Computer 110 typically includes a variety of computer readable media. Computer readable media can be any available media that can be accessed by computer 110 and includes both volatile and nonvolatile media, removable and non-removable media. By way of example, and not limitation, computer readable media may comprise computer storage media and communication media. Computer storage media includes both volatile and nonvolatile, and removable and non-removable media implemented in any method or technology for storage of information such as computer readable instructions, data structures, program modules or other data. Computer storage media includes, but is not limited to, RAM, ROM, EEPROM, flash memory or other memory technology, CD-ROM, digital versatile disks (DVD) or other optical disk storage, magnetic cassettes, magnetic tape, magnetic disk storage or other magnetic storage devices, or any other medium which can be used to store the desired information and which can accessed by computer 110. Communication media typically embodies computer readable instructions, data structures, and program modules and includes any information delivery media. By way of example, and not limitation, communication media includes wired media such as a wired network or direct-wired connection, and wireless media such as acoustic, RF, infrared and other wireless media. Combinations of the any of the above should also be included within the scope of computer readable media.
The system memory 130 includes computer storage media in the form of volatile and/or nonvolatile memory such as read only memory (ROM) 131 and random access memory (RAM) 132. A basic input/output system 133 (BIOS), containing the basic routines that help to transfer information between elements within computer 110, such as during start-up, is typically stored in ROM 131. RAM 132 typically contains data and/or program modules that are immediately accessible to and/or presently being operated on by processing unit 120. By way of example, and not limitation,
The computer 110 may also include other removable/non-removable, volatile/nonvolatile computer storage media. By way of example only,
The drives and their associated computer storage media discussed above and illustrated in
The computer 110 may operate in a networked environment using logical connections to one or more remote computers, such as a remote computer 180. The remote computer 180 may be a personal computer, a server, a router, a network PC, a peer device or other common network node, and typically includes many or all of the elements described above relative to the computer 110, although only a memory storage device 181 has been illustrated in
When used in a LAN networking environment, the computer 110 is connected to the LAN 171 through a network interface or adapter 170. When used in a WAN networking environment, the computer 110 typically includes a modem 172 or other means for establishing communications over the WAN 173, such as the Internet. The modem 172, which may be internal or external, may be connected to the system bus 121 via the user input interface 160, or other appropriate mechanism. In a networked environment, program modules depicted relative to the computer 110, or portions thereof, may be stored in the remote memory storage device. By way of example, and not limitation,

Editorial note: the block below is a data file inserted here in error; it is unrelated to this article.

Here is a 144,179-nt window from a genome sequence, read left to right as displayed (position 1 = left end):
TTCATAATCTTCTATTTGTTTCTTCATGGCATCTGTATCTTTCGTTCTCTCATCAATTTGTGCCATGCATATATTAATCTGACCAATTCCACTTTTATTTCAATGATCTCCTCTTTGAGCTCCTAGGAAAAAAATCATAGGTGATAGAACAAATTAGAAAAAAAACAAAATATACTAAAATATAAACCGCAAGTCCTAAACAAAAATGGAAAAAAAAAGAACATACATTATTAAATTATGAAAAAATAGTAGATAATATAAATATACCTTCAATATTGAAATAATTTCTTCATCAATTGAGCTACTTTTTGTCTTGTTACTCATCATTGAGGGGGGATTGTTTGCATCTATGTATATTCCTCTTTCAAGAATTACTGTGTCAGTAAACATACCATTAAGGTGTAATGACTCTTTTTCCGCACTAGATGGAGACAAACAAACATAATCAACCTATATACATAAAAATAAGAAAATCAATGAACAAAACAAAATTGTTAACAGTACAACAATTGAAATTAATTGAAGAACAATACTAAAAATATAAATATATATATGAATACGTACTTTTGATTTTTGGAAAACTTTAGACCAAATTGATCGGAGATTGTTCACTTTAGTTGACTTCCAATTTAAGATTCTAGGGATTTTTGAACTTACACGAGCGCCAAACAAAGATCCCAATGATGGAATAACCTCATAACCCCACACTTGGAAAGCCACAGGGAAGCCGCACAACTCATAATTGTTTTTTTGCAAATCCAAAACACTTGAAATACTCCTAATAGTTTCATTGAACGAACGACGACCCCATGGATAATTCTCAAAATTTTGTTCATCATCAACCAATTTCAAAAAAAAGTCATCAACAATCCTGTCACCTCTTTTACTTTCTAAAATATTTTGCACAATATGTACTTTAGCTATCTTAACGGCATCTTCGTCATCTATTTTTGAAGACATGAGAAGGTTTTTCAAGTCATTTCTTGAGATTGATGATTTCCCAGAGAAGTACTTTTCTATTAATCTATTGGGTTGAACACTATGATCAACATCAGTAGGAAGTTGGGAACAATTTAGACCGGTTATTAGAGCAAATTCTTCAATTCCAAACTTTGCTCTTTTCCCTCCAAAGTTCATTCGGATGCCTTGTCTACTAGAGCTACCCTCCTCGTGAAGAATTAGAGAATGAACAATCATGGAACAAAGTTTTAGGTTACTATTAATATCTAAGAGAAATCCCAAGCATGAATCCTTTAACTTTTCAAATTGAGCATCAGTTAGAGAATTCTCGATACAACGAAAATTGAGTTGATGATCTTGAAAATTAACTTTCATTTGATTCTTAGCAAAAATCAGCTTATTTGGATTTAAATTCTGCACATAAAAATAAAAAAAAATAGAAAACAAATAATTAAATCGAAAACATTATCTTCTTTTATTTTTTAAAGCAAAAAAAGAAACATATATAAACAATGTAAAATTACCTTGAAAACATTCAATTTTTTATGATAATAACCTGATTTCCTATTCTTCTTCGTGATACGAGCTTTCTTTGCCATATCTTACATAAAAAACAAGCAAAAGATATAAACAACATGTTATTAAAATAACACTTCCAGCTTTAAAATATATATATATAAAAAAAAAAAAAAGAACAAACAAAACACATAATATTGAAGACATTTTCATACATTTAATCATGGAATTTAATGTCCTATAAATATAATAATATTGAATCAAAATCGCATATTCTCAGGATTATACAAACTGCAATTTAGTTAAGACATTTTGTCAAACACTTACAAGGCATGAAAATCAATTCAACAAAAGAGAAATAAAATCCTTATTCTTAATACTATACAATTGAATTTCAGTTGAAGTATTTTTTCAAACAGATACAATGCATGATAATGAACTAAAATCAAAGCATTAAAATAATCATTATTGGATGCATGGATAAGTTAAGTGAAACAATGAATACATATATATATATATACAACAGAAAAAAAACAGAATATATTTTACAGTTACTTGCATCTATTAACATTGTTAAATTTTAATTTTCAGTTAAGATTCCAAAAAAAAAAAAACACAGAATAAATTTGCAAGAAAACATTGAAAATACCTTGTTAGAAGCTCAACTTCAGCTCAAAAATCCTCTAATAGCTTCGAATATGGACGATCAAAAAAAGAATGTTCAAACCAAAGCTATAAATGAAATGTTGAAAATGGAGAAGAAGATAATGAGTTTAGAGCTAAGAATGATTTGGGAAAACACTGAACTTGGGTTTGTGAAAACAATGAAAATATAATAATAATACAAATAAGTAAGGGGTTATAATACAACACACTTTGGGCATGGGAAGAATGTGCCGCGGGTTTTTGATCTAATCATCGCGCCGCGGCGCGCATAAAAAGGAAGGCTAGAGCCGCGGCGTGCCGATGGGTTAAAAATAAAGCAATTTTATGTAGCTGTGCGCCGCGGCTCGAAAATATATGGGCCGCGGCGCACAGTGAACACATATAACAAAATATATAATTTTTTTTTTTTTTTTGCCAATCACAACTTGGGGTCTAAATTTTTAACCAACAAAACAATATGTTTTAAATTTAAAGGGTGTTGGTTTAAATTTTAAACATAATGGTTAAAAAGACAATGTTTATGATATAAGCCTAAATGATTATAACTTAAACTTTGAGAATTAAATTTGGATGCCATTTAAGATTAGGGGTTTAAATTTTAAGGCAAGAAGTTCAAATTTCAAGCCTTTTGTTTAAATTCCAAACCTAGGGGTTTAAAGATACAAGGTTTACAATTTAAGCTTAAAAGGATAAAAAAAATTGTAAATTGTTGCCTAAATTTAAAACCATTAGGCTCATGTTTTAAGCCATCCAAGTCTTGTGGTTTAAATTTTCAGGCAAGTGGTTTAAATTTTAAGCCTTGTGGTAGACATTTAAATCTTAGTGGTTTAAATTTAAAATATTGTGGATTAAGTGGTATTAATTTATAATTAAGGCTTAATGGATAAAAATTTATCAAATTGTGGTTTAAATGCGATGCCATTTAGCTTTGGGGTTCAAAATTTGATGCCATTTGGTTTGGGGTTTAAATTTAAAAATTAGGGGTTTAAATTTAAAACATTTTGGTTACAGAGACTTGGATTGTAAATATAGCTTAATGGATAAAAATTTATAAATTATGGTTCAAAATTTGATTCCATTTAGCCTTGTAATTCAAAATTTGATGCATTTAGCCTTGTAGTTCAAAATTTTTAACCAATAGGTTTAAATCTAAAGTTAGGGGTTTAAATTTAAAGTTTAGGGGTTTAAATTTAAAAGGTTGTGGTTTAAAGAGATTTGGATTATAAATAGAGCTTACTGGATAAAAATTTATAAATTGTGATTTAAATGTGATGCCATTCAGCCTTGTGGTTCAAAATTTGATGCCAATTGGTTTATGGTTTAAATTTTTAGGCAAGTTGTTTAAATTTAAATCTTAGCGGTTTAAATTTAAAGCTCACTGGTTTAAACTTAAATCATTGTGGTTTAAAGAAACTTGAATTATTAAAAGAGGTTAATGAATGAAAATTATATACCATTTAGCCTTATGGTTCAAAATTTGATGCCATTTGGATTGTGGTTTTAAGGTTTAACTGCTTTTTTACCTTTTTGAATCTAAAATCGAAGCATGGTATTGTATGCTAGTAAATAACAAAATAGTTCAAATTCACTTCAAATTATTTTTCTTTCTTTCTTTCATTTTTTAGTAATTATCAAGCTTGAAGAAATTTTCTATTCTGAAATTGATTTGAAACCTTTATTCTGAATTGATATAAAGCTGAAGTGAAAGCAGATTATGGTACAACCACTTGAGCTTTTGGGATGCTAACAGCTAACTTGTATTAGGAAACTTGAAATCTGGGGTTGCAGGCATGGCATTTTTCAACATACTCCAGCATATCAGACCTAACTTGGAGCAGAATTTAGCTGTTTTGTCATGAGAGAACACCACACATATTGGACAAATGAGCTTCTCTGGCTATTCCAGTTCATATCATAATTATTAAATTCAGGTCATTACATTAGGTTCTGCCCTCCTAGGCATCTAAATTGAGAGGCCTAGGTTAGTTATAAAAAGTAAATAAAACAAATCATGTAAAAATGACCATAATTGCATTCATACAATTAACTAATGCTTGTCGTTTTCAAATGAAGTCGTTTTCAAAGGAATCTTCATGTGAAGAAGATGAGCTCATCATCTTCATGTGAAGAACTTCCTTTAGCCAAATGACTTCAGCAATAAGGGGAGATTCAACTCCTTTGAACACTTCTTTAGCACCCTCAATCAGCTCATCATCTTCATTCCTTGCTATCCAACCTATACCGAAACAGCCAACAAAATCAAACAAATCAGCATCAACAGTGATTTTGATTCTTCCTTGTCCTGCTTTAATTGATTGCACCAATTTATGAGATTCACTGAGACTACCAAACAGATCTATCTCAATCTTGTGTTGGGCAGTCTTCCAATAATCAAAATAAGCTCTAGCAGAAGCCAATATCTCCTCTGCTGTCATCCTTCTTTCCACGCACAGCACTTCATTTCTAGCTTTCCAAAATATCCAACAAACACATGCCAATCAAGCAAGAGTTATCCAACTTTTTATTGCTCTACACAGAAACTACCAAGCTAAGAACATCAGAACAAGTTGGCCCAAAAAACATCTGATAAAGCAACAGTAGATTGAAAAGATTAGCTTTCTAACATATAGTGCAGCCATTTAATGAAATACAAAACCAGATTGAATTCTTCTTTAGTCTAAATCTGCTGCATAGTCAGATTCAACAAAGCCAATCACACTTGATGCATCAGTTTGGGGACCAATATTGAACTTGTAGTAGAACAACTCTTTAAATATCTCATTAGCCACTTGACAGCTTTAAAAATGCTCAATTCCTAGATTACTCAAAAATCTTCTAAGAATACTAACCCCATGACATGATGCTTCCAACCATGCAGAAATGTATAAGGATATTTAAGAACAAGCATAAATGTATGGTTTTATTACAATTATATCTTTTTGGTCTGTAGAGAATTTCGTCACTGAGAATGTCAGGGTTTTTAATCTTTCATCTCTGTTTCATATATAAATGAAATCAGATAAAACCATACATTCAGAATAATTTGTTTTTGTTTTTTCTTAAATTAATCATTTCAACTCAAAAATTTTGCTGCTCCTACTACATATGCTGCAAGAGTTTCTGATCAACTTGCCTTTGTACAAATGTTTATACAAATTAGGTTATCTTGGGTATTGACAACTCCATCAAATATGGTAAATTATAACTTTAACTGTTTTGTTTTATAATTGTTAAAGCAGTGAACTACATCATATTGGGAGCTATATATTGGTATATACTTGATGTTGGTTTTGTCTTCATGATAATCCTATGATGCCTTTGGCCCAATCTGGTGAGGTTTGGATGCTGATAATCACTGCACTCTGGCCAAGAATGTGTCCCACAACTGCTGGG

The stylus 204 may be equipped with one or more buttons or other features to augment its selection capabilities. In one embodiment, the stylus 204 could be implemented as a “pencil” or “pen”, in which one end constitutes a writing portion and the other end constitutes an “eraser” end, and which, when moved across the display, indicates portions of the display are to be erased. Other types of input devices, such as a mouse, trackball, or the like could be used. Additionally, a user's own finger could be the stylus 204 and used for selecting or indicating portions of the displayed image on a touch-sensitive or proximity-sensitive display. Consequently, the term “user input device”, as used herein, is intended to have a broad definition and encompasses many variations on well-known input devices such as stylus 204. Region 205 shows a feedback region or contact region permitting the user to determine where the stylus 204 as contacted the display surface 202.
In various embodiments, the system provides an ink platform as a set of COM (component object model) services that an application can use to capture, manipulate, and store ink. One service enables an application to read and write ink using the disclosed representations of ink. The ink platform may also include a mark-up language including a language like the extensible markup language (XML). Further, the system may use DCOM as another implementation. Yet further implementations may be used including the Win32 programming model and the .Net programming model from Microsoft Corporation.
Inadvertent Touch Rejection
Before discussing various embodiments, it should be noted that numerous types of touch-sensitive devices, such as touch-sensitive displays, exist. Touch-sensitive devices may detect changes in pressure, light, displacement, heat, resistance or capacitance, just to name a few variations. Furthermore, touch-sensitive devices may be configured to detect an input device such as a dedicated stylus when the dedicated stylus is moved within a proximity zone. For example, a dedicated stylus could emit or retransmit a signal or could include a particular material (such as a magnet) or a particular configuration of a material (such as a coil) in a tip. Numerous variations are possible depending on the hardware used to detect the touch.